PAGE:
Our prayers, our support, our gentle words of encouragement and love do make a difference and do, through God’s infinite grace and mercy, bring healing, if not in body, certainly in spirit . Healing not just to those for whom we pray but also our own healing of the anxiety and concern we experience for the suffering of those for whom we offer up our prayers.
I would like to end with these words of Michael Mayne who suffered with a debilitating illness for over a year in just the same way that so many sufferers of Long Covid are doing at this present time.
‘Jesus did not offer people perfect heath and a painless death. Human minds and bodies are fragile and vulnerable. What he offers is eternal life: a new relationship with God of such a quality that nothing may happen to us which can destroy it. And it is the kind of confidence and trust in God, come what may, which is the true healing of the human spirit.’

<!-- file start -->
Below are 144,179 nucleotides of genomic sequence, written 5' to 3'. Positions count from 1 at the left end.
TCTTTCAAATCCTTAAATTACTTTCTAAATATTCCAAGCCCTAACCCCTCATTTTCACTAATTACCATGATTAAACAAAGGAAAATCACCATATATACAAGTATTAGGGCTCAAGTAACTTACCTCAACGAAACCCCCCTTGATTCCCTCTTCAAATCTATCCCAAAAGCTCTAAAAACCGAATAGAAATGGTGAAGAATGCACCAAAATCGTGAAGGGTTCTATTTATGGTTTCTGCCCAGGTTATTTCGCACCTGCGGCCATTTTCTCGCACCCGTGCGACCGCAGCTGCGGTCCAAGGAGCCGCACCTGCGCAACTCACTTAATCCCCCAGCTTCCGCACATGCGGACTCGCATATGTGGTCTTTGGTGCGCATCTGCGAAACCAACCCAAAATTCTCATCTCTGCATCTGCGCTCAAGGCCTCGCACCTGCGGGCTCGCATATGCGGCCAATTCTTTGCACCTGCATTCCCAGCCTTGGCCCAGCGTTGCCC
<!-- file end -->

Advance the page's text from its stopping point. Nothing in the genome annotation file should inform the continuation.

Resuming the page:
I wait for the Lord, my soul waits, and in his word I hope; my soul waits for the Lord.
O Israel hope in the Lord! For with the Lord there is steadfast love, and with him is great power to redeem. Psalm 130.
Homily for Sunday 20 June
Delivered at St Johns Wotton
Fear not, for I have redeemed you. I have called you by name; you are mine.
When you pass through the waters, I will be with you. When you walk through fire, you shall not be burned. I have called you by name; you are mine. Isaiah 43
Texts: 2 Corinthians 6 verses 1-13, Mark 4 verses 35-41